For years, Genz accepted the downside of fishing outside: wet, sore knees from kneeling on the ice, and getting so cold that even he wondered how much fun it was.
“But the clothing fixed all that,” he says. “Now we have Ice Armor suits with padded knees and seat, that are completely waterproof. They keep the wind out, and keep you dry. That lets you keep fishing outside longer.”
On most winter days, nobody falls in love with kneeling on the ice for hours, so the classic scenario for Genz and his fellow Team True Blue pros is to hit the ice with a plan in mind, drilling plenty of holes on the first spot and moving quickly from hole to hole to see what’s up. Their Fish Traps are a flip away from providing walls and heat whenever they want them, which lets them keep fishing as they warm up. On really cold, really windy days, the shelters are occupied the entire time– except when they are being moved from hole to hole.
“There’s almost no such thing as a day you can’t fish anymore,” says Genz. “We have the right clothes, and the right shelter, and we just keep fishing no matter what. With Ice Armor, you can hole-hop, even when it’s rude out there.”
‘Rude’ is another of Genz’s terms, a word he uses to describe the weather on a day when some reasonable people would find a reason to stay indoors. “If you like to fish,” he continues, “just go, no matter what the weather is. That’s what I do. I go pretty much every day, all winter.”

Anchors are for Boats
Gearing up for mobility is a big deal. You have to choose the right gear, but you should also avoid packing it so full of additional gear that you turn it into an anchor.
“Bring everything you need, and nothing more,” is another phrase Genz came up with many years ago, and it rings true today. Need is the key word. Your vehicle, or base camp (for Genz, often a Clam portable shelter) acts as warehouse. If you run out of something, you run to base camp for supplies. But don’t drag everything with you.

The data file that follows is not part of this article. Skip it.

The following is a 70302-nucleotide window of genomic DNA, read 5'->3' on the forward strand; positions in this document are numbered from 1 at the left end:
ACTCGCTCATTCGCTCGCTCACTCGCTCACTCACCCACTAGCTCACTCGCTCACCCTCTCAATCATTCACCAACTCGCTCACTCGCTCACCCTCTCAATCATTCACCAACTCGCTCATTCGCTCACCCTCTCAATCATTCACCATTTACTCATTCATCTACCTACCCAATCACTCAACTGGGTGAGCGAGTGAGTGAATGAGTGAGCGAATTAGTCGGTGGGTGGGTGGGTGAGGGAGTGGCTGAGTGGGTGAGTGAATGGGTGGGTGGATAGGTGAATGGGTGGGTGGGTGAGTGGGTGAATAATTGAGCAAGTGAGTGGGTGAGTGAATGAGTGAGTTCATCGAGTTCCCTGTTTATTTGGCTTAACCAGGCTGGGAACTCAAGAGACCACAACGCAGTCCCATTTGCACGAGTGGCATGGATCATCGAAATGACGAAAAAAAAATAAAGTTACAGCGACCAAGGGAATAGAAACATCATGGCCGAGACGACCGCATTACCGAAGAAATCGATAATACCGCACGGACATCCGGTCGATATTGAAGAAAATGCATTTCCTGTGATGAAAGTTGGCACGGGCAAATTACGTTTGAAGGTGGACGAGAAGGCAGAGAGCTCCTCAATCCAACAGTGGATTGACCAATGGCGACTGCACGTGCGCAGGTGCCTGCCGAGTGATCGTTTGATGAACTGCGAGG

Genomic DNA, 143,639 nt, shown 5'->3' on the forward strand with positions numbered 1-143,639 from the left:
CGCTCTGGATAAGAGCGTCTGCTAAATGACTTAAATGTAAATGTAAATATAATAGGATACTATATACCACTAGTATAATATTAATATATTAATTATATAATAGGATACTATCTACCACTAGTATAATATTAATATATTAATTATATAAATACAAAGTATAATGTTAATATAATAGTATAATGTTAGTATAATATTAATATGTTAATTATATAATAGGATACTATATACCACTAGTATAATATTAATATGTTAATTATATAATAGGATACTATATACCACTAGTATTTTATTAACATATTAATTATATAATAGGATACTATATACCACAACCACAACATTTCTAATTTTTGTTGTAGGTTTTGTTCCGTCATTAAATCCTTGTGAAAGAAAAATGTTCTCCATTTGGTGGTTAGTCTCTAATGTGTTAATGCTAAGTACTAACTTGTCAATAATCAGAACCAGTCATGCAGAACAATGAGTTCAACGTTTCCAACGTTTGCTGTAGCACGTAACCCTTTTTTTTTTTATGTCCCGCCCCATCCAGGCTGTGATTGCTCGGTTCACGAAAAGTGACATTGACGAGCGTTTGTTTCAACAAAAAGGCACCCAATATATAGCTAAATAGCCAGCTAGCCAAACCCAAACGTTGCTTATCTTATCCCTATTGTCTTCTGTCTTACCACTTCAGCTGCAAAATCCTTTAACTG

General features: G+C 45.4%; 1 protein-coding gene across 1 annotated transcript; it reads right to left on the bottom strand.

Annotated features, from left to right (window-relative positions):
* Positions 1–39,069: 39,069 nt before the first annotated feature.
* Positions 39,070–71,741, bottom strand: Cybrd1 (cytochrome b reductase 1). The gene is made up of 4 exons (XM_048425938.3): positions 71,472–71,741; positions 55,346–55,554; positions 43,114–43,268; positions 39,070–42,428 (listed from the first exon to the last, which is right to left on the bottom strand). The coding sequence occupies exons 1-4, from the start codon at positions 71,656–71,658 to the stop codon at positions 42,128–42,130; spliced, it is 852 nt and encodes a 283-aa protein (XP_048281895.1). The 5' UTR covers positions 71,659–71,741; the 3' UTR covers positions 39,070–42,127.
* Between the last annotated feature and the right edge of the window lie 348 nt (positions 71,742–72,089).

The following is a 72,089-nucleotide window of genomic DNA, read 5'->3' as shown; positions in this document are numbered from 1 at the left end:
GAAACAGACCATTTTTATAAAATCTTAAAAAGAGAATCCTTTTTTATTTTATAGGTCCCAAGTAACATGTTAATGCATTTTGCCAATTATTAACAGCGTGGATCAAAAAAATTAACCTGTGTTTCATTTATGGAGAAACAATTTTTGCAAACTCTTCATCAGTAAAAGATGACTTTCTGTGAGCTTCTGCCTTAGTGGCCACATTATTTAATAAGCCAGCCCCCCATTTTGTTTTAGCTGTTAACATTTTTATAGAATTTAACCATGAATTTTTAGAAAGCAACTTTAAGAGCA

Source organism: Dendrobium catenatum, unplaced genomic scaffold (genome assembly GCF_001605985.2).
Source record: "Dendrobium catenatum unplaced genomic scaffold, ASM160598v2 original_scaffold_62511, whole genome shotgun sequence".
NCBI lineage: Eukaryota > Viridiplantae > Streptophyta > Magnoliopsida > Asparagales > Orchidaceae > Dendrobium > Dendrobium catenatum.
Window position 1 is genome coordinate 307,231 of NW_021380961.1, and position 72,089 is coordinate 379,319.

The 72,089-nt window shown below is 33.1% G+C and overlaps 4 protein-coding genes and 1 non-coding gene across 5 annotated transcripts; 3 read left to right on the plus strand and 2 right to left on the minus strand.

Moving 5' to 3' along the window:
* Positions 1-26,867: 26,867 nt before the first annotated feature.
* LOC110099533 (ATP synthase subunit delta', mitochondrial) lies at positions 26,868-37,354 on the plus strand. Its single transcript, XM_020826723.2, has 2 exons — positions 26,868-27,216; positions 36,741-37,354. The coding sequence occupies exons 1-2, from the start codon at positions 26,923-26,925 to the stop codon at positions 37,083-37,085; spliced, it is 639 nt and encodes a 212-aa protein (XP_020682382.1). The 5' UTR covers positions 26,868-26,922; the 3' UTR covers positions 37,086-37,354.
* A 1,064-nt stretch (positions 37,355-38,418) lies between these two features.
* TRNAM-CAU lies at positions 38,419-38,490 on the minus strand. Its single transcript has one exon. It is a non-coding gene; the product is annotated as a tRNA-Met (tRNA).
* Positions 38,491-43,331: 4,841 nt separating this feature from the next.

“If it’s easy to do, you’ll do it,” says Genz, “but if it’s not, you won’t.”
He means: if it’s easy to move from spot to spot, you’ll keep moving until you catch fish. If you have to lug every piece of gear you own from hole to hole, you will move maybe twice, and then sit there exhausted, whether you’re catching anything or not.
So, mobility means to gear up for mobility, to have a plan in mind, and to execute that plan.
“I hear it all the time, in the restaurant,” says Genz, “about how they’re gonna drill all these holes. But you get out there, and those same guys are sitting in one place for hours.”
Plans have a way of going out the window out on the ice. That’s why moving has to be something you plan for, and set up for. Otherwise, you won’t do it.
Note: Dave Genz, known as Mr. Ice Fishing, was the primary driver of the modern ice fishing revolution. He is now captain of Clam’s Team True Blue, an elite pro staff dedicated to helping people catch fish through the ice. For more, go to www.trueblueicefishing.com.
Next time: the details on why daytime demands mobility.